CINCINNATI — Maurice Stewart had never heard of ACEs before he came across a YouTube video explaining the term.
Once he understood it, though, he realized he had lived it.
The acronym stands for Adverse Childhood Experiences, and it refers to traumatic events that elevate children’s stress over time as well as how children react to that trauma. ACEs can be as severe as physical abuse or as commonplace as parents going through a divorce.
“Living in poverty, having a sibling go to prison, experiencing alcoholism with a family member,” Stewart said. “Those are some of the things that I experienced growing up that's kind of marked me for ACEs.”
Fortunately for Stewart, he had teachers and family members who helped him build the resilience he needed to stay on the right path in life.
“They made me feel important,” he said. “They made me feel like I mattered.”
Caring adults and a safe, stable, nurturing environment are critical to helping children learn to cope with the stress of ACEs, said Dr. Anita Shah, a pediatrician at Cincinnati Children’s Hospital Medical Center.
Stewart hopes to recruit caring adults who want to offer that kind of support during a young professionals conference and panel discussion on May 22. Called “From Adversity to Resilience: Breaking the Cycle,” the event aims to educate young professionals about ACEs and what they can do to help local kids.
“It can be as simple as one individual being that role model to buffer them and help them learn how to cope with those stressors,” Shah said.
Shah, whose research focuses on ACEs, is one of the leaders of Joining Forces for Children. The coalition is made up of 50 local organizations working to raise awareness about ACEs and help reduce harm to Greater Cincinnati’s children.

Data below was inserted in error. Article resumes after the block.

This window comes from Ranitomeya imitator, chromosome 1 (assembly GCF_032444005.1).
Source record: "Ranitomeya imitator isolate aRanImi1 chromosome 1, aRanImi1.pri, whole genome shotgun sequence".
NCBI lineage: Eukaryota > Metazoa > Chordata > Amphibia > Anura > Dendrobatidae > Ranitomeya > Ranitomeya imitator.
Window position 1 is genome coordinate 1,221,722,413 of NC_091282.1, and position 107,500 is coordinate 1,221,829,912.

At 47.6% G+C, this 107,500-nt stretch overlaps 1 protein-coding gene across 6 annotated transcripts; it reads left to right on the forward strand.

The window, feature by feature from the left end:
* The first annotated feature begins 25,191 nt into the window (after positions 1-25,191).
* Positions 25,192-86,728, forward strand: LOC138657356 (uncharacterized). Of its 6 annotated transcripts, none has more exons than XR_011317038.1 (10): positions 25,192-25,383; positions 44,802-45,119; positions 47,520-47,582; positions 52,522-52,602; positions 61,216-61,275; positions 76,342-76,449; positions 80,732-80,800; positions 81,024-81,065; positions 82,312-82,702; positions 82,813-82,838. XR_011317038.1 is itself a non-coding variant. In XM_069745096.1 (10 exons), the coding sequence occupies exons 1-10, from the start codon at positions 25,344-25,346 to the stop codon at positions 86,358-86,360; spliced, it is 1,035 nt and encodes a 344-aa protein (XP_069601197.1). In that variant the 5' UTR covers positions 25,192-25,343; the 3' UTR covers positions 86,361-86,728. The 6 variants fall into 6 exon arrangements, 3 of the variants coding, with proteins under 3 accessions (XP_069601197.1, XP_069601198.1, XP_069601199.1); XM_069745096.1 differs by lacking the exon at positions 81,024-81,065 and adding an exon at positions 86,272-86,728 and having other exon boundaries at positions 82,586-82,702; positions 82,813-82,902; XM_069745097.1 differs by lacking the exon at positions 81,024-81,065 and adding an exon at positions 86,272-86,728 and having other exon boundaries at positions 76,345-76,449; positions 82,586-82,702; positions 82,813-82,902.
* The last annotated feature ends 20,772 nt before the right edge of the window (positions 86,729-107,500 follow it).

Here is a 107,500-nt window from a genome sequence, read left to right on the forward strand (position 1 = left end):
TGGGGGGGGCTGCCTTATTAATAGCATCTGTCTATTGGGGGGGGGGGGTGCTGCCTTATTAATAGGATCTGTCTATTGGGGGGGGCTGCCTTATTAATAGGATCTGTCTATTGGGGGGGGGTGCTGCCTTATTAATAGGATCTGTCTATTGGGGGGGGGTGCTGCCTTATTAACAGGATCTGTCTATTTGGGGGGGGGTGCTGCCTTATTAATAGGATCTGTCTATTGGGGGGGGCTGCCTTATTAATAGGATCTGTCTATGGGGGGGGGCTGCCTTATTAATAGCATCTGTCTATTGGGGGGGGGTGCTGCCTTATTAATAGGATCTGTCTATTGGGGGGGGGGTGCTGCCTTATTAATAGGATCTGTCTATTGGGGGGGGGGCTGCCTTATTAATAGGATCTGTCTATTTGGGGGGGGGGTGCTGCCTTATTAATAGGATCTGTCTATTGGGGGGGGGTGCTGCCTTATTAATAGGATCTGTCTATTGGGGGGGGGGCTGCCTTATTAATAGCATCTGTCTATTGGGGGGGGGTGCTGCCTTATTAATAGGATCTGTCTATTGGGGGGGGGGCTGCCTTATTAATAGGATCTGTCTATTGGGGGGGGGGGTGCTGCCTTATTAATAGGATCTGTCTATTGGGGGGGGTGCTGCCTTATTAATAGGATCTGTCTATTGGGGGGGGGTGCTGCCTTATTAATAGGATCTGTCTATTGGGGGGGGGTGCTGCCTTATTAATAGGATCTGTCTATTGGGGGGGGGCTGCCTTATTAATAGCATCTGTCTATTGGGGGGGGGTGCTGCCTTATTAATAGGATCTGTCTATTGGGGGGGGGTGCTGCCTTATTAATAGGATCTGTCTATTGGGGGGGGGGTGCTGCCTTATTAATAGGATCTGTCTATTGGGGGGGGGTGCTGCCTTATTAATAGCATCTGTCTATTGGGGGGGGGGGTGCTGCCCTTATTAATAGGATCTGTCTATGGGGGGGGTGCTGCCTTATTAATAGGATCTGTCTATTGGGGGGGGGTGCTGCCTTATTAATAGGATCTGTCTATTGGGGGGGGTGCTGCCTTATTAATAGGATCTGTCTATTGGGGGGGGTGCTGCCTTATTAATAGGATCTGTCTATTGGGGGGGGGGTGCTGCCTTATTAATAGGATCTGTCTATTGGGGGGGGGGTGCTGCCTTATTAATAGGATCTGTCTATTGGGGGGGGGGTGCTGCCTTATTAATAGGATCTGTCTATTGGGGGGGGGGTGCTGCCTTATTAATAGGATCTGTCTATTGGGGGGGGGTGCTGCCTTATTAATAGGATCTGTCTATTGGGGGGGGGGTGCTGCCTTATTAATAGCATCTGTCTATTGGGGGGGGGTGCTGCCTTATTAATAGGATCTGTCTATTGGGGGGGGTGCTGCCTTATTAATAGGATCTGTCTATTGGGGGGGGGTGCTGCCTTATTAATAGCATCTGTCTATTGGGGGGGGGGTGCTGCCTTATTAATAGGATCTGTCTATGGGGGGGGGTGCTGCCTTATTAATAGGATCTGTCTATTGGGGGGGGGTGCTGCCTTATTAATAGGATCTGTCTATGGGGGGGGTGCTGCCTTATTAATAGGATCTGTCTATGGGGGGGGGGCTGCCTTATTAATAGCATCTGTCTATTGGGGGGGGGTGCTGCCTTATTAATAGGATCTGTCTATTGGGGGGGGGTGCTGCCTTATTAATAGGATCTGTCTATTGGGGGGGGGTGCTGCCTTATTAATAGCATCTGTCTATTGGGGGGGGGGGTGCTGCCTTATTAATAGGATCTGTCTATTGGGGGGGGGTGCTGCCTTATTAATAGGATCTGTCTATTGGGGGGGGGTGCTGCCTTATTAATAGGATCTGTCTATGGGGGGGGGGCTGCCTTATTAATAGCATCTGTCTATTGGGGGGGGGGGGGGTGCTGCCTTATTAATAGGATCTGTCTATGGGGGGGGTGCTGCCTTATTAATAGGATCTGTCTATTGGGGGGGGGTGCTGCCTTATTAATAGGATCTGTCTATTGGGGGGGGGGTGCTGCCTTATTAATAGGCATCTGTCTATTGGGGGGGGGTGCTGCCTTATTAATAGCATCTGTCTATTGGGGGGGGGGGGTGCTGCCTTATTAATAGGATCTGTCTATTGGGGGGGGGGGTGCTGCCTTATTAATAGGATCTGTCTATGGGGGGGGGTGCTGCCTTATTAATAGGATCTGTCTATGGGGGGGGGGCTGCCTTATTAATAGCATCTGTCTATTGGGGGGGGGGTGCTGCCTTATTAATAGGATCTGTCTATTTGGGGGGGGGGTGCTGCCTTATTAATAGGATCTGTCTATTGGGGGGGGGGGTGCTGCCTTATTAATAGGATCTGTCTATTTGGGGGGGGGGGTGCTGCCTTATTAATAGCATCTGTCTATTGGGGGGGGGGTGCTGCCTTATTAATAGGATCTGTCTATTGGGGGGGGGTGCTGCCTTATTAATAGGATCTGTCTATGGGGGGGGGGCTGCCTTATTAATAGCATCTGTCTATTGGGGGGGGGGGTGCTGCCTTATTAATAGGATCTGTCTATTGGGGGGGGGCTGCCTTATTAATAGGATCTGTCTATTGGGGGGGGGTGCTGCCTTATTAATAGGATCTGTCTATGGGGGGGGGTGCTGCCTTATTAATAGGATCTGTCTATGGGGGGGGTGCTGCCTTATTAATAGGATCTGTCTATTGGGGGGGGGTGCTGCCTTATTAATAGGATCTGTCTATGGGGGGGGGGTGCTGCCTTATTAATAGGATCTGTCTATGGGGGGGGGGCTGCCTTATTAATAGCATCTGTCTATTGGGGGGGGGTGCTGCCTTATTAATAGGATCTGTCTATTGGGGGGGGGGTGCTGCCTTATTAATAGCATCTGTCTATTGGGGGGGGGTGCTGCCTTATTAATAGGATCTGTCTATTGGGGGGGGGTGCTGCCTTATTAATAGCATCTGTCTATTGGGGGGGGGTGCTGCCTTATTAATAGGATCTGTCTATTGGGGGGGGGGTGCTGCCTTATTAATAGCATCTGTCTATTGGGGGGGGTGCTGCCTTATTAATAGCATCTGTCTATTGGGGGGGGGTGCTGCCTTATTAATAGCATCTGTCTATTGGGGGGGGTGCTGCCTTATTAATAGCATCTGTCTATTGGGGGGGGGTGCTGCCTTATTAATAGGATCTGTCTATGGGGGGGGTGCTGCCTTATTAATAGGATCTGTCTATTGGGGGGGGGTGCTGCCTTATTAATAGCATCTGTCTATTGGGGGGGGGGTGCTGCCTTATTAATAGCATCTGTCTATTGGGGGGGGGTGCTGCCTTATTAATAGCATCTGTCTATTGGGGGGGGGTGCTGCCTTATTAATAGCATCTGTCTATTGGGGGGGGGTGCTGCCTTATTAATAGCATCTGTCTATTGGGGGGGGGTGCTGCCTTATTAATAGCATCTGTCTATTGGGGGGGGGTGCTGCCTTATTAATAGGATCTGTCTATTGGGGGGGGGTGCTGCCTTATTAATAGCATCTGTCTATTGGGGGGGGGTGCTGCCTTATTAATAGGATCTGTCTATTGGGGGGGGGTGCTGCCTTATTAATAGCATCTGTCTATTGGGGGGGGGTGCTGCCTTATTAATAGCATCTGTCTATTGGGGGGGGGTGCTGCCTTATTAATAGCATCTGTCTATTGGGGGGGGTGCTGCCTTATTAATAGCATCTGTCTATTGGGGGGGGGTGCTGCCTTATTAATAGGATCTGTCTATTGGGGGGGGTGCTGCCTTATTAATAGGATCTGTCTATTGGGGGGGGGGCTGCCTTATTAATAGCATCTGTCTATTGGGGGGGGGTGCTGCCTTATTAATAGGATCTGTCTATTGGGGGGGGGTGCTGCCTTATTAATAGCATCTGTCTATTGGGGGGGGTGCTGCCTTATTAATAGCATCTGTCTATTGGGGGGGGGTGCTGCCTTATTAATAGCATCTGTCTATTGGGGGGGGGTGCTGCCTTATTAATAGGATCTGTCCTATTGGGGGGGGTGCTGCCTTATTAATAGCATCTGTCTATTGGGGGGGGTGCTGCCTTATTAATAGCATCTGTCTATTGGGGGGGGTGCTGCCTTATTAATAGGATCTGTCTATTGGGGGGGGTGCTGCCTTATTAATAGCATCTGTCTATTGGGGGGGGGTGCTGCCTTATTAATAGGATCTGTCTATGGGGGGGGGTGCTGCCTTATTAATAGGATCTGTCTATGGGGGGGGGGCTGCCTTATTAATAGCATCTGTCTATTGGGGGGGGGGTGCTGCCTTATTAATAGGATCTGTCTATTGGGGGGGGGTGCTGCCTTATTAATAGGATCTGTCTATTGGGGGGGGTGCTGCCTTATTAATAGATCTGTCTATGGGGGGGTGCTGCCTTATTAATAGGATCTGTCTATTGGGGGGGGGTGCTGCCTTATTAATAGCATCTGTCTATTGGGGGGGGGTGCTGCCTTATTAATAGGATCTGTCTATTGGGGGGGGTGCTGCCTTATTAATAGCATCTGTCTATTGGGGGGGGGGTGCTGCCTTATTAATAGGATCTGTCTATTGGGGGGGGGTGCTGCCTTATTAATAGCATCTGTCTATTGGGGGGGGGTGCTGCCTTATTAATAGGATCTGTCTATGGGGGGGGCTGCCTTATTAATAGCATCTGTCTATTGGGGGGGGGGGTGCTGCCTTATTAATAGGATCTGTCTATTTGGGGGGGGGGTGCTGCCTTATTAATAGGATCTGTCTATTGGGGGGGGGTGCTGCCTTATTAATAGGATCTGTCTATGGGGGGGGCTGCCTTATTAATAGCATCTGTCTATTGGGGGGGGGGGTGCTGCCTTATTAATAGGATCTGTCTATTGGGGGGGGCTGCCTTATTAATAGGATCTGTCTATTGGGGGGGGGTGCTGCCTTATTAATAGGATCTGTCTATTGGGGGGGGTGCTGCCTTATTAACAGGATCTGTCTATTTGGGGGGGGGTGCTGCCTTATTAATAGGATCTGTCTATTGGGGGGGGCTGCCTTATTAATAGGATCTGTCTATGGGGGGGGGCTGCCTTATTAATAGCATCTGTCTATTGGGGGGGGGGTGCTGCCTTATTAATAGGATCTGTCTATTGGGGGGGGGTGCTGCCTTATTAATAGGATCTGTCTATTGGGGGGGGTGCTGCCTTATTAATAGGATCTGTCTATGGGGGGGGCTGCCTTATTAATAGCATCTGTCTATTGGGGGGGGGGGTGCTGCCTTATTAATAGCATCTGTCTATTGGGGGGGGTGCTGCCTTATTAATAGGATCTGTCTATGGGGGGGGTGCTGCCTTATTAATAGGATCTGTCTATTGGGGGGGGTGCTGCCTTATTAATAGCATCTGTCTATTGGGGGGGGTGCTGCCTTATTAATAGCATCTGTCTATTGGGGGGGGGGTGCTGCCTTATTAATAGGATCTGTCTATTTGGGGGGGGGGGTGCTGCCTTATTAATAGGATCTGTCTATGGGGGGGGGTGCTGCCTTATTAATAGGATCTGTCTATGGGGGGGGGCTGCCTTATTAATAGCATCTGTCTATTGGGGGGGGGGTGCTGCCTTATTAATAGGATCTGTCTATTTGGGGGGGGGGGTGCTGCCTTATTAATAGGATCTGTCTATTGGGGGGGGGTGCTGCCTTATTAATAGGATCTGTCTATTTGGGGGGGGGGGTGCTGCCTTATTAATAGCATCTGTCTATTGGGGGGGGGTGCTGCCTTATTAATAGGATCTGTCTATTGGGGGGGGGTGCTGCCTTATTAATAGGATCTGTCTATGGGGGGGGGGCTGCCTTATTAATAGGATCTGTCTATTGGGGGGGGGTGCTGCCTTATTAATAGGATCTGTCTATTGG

She will serve as the facilitator for the young professionals conference and panel discussion on May 22.
The ‘bear’ of toxic stress
The first goal of the event is to teach attendees what ACEs actually are.
It’s especially important here. About 33 percent of Cincinnati’s children have two or more ACEs as compared to about 25 percent of children nationwide, Shah said.
She explained that the stressful experiences trigger the “fight or flight response.”
“Let’s say you’re hiking, and you happen to run into a bear,” she said. “What happens in your body is to mobilize all of the resources you have. Your heart rate increases, you start breathing faster and your stress hormone levels increase.”
You might try to fight the bear, she said, but it’s more likely that you’ll run away.
In that kind of scenario, the stress fades as the danger diminishes. Shah said it’s different with ACEs.
“What we know with kids with adverse experiences is that ‘bear’ is constantly with them,” she said. “That’s what we call toxic stress, and it actually kind of gets under the skin.”
Living with that constant stress, she said, increases the rates of heart disease and mental health conditions in people who live with those adverse experiences as children. It also impacts the areas of the brain that control memory formation, emotional regulation and self-regulation.
But while the primary goal is to prevent kids from having so many adverse childhood experiences, it is possible to mitigate the impact of the stress even as kids are experiencing it, Shah said.
That’s where the safe, stable, nurturing environments and caring adults come into play. It's also why role models are so critically important.
“It can be anywhere the child really connects with,” she said.
Lots of Greater Cincinnati organizations and agencies — in addition to those that are part of Joining Forces for Children — are working to make that happen.